Friday, February 24, 2012

On Praise Bands

1. If we, the congregation, can’t hear ourselves, it’s not worship. Christian worship is not a concert. In a concert (a particular “form of performance”), we often expect to be overwhelmed by sound, particularly in certain styles of music. In a concert, we come to expect that weird sort of sensory deprivation that happens from sensory overload, when the pounding of the bass on our chest and the wash of music over the crowd leaves us with the rush of a certain aural vertigo. And there’s nothing wrong with concerts! It’s just that Christian worship is not a concert. Christian worship is a collective, communal, congregational practice–and the gathered sound and harmony of a congregation singing as one is integral to the practice of worship. It is a way of “performing” the reality that, in Christ, we are one body. But that requires that we actually be able to hear ourselves, and hear our sisters and brothers singing alongside us. When the amped sound of the praise band overwhelms congregational voices, we can’t hear ourselves sing–so we lose that communal aspect of the congregation and are encouraged to effectively become “private,” passive worshipers.

2. If we, the congregation, can’t sing along, it’s not worship. In other forms of musical performance, musicians and bands will want to improvise and “be creative,” offering new renditions and exhibiting their virtuosity with all sorts of different trills and pauses and improvisations on the received tune. Again, that can be a delightful aspect of a concert, but in Christian worship it just means that we, the congregation, can’t sing along. And so your virtuosity gives rise to our passivity; your creativity simply encourages our silence. And while you may be worshiping with your creativity, the same creativity actually shuts down congregational song.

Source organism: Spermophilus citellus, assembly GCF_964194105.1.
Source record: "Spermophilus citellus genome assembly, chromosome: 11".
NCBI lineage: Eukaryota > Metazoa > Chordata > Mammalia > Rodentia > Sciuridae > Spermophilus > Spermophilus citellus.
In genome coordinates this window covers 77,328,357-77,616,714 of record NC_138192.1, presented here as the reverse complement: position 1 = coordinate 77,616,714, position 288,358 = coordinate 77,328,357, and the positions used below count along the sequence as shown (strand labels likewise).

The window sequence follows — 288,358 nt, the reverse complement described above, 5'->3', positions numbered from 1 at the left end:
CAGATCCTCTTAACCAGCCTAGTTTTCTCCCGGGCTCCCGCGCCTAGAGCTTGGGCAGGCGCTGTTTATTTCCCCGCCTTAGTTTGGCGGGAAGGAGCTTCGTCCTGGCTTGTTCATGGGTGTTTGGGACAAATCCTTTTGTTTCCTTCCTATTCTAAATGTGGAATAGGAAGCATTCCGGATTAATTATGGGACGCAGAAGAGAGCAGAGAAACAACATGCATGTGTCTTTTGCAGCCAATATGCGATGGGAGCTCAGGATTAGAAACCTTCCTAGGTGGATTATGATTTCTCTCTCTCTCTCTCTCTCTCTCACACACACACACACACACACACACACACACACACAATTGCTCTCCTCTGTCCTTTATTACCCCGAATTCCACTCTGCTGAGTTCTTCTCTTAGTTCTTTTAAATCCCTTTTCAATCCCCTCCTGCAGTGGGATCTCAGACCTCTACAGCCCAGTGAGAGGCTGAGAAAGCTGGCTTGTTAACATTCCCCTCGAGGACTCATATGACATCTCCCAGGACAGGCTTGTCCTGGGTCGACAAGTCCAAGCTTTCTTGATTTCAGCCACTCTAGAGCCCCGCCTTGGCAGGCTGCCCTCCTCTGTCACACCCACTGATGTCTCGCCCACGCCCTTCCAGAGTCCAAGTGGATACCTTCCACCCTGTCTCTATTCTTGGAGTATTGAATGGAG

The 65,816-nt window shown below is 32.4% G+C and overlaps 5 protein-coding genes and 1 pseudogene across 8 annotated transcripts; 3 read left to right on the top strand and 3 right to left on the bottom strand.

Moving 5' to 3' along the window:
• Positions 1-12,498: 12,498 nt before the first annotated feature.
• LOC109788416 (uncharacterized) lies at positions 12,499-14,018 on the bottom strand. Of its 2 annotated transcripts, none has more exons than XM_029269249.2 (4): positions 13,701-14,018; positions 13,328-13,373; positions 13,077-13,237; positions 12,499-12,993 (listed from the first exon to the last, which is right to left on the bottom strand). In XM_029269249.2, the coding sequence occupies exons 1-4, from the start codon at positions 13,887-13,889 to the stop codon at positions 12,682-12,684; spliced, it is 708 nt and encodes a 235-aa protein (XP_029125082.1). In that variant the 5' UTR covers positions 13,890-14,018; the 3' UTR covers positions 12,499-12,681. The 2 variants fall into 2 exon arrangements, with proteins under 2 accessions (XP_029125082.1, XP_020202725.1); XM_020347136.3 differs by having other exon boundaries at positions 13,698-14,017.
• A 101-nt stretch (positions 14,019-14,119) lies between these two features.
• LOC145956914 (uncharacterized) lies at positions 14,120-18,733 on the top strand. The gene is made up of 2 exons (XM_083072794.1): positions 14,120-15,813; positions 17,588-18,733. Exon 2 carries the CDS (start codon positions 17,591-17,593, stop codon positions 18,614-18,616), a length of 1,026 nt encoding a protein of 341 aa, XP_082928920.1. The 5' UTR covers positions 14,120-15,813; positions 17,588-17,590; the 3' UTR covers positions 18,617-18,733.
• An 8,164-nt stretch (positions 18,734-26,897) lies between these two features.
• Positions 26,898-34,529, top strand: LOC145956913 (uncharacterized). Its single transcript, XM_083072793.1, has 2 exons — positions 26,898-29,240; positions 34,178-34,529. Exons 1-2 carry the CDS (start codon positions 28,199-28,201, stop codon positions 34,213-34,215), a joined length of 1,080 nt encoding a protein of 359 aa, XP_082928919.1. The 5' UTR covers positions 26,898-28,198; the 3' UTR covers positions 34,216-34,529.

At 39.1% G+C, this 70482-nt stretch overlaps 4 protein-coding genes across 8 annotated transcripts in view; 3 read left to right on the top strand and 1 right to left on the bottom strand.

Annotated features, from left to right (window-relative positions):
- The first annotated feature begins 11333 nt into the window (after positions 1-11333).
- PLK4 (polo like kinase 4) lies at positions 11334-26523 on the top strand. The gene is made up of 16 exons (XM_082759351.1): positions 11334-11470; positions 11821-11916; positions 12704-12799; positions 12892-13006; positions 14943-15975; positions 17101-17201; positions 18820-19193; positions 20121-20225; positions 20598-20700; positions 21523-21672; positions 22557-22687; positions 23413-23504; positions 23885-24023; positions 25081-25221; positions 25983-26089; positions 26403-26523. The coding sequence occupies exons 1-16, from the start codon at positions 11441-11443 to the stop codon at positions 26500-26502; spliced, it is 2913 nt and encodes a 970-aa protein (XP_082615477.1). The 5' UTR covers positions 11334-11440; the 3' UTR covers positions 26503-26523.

3. If you, the praise band, are the center of attention, it’s not worship. I know it’s generally not your fault that we’ve put you at the front of the church. And I know you want to model worship for us to imitate. But because we’ve encouraged you to basically import forms of performance from the concert venue into the sanctuary, we might not realize that we’ve also unwittingly encouraged a sense that you are the center of attention. And when your performance becomes a display of your virtuosity–even with the best of intentions–it’s difficult to counter the temptation to make the praise band the focus of our attention. When the praise band goes into long riffs that you might intend as “offerings to God,” we the congregation become utterly passive, and because we’ve adopted habits of relating to music from the Grammys and the concert venue, we unwittingly make you the center of attention. I wonder if there might be some intentional reflection on placement (to the side? leading from behind?) and performance that might help us counter these habits we bring with us to worship.

Wednesday, February 15, 2012

The Trinity

For a word which never appears in the Bible, the teaching of the Trinity is one of the most important teachings of the Bible. Among my evangelical colleagues, I don't know of any, Arminian, Reformed, or Anabaptist who deny this doctrine. Understanding it and explaining it clearly is another matter. That is where we are always in need of help.

Of course, we have a great starting point - the Creeds. In our case (Anglican) we have three creeds to help us - the Apostles, Nicene and Athanasian Creeds. Further the first article in our confessional statement, the Articles of Religion begins with the Holy Trinity.

The Articles say this: "There is one living and true God. His existence is everlasting, without beginning or end. He is the Creator and Preserver of all things whether seen or unseen. In the unity of this one true God there are three Persons, the Father, the Son, and the Holy Spirit, who are one in being, power and eternity."

One God and three Persons. There is really no analogy which does justice to this statement. There is no religion which comes close to this understanding of God, and there is no way of discovering this doctrine without its being revealed to us.

My church history teacher made the point that there is no heresy today which is not anticipated by the ancient heresies, which the Creeds have addressed. These heresies concerned the Trinity and the person of Jesus Christ.